Every week, a handful of Vox's writers will discuss the latest episode of Game of Thrones. Check out the recap for this episode here, and follow the whole discussion here. This week, we'll be hearing from culture editor Todd VanDerWerff, politics writer Andrew Prokop, executive editor Matthew Yglesias, foreign policy writer Zack Beauchamp, and deputy culture editor Jen Trolio. Come back throughout the week for entries.
Andrew Prokop: Todd, I don’t agree at all that Game of Thrones has surpassed George R. R. Martin’s books in quality. While I like the show a lot, I don’t think it’s even come close.
Let’s recap the popular criticisms of the book series, which are focused almost entirely on volumes four and five, A Feast for Crows and A Dance With Dragons. Many fans believe the series sprawled in an attempt to cover too many characters and locations, some of which weren’t particularly compelling. And perhaps most importantly, many readers are frustrated that as of the end of book five, the novels haven’t yet delivered on several promised dramatic payoffs — like Dany meeting Tyrion, or the White Walkers attacking, both of which we watched happen on the TV show this week.
When it comes to the plot, there’s been a divide between people who are convinced that Martin doesn’t know what he’s doing and thus is spinning his wheels, and those who are convinced he’s building to something epic. Call me naive, but I’m in the latter camp. So many dominos are painstakingly set up during the last two books, and they finally start falling at the end of A Dance With Dragons. Like winter, the payoffs are coming.
But beyond plotting and pacing, I’d argue that with respect to many of the other elements that make a story great — theme, characterization, mood, world-building, and nuance — the show doesn’t hold a candle to the books. And it probably never will.
The inherent limitations of the television medium are a primary reason for this. When you’re only allotted a certain number of hours each year, you have to condense the number of characters onscreen, and cut down on the level of detail. You also have to stay within a budget. Martin faces no similar limitations, so he can let his imagination run wild, detailing complex troop movements, fleshing out minor characters, and delving into his world’s history. As a result, the books are richer overall.
Indeed, when the show diverges on major narrative developments, the results are occasionally more entertaining than the books’ versions of the same events — but the books' versions are usually more interesting.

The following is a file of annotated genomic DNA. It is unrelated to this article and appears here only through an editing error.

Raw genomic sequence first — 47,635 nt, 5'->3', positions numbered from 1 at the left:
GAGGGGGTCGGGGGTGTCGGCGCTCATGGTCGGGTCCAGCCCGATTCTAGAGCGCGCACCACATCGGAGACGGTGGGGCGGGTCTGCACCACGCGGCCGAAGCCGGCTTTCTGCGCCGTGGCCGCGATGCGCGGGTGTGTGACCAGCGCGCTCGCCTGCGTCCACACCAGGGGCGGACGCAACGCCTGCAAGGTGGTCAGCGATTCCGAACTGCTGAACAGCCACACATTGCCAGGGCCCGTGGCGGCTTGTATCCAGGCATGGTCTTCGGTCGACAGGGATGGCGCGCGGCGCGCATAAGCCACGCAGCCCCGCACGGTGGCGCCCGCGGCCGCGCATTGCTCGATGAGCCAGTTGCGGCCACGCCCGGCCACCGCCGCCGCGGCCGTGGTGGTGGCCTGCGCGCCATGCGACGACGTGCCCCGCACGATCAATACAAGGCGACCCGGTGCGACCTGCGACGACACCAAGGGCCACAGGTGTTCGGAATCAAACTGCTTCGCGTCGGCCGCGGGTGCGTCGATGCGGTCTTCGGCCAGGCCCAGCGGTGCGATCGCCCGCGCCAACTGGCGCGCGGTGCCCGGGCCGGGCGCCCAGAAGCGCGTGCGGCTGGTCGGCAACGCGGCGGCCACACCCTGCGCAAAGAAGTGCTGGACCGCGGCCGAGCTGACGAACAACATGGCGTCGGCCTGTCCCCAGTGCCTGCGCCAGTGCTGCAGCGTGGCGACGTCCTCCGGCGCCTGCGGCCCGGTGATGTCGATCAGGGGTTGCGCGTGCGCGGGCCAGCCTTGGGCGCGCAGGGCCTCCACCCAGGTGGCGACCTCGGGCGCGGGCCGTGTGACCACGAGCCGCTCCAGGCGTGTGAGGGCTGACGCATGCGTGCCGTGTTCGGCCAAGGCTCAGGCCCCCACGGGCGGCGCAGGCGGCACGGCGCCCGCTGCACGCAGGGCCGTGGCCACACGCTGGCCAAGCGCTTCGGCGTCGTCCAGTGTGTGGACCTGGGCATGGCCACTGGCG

Sure, we don’t get to see Jon fight the White Walkers in A Dance With Dragons — but we don’t need to. His storyline's drama instead focuses on his political decision-making, as he struggles to make peace with the wildlings, to retain the support of his own men, to navigate the politics of the warring North, and to appropriately prepare for the coming attack from the army of the dead. Jon must show off his strategic chops rather than just doing brave deeds, making stirring speeches, and winning fights.
Or take Tyrion Lannister. In A Dance With Dragons, he's sidelined from the main action, spends most of the book quite depressed, and doesn’t get to meet Dany. Yet, embittered and scheming, he is far more interesting than the show’s Tyrion, who is too often played as simply a straightforward good guy who wants to help people. This makes him a "relatable" protagonist, but a less complex and compelling character. I wanted to see Dany meet book Tyrion, not the show's defanged version.
As for Dany herself, I had high expectations for her storyline based on the first few episodes of season five. Showrunners David Benioff and D. B. Weiss seemed to be expertly dramatizing the awful dilemma Martin has crafted for Dany in the books — does she try to make peace with her enemies for the good of her people, or does she unleash her dragons and try to kill them even though innocents will die in the crossfire?
But things took a turn around episode five. The mistake the showrunners made, I think, was making it Dany's idea that she should marry a Meereenese noble to pacify the city. In the books, she only agrees to this proposal reluctantly, and it makes her more and more miserable as the wedding approaches. It's very clear that she's making a serious sacrifice — giving up her own body and happiness, and even ending her affair with Daario — to make peace, and to prevent further loss of innocent life.
On the show, though, there's no drama or conflict to this decision at all. Dany casually explained to Daario last week that it's merely a political marriage, and it doesn't feel like she's giving anything up. And this week, in what seemed to be the last episode before the scheduled nuptials, Dany spent the entire hour chatting with Tyrion about their various relatives. Benioff and Weiss are giving the viewers what they want to see, rather than actually developing the themes of the plot line they set up earlier this year.
I haven't even addressed the show's worst screw-ups — that time when Theon was tortured onscreen for a full season, the apparently unintentional filming of a scene where Jaime raped Cersei, and this year's messy detour into Dorne. But overall, I'm confident that, unlike with Todd's example of The Godfather, the completed book series will stand the test of time much better than the show.
Matt, you've also read the books. What do you think?
Read the recap. Come back throughout the week for more entries.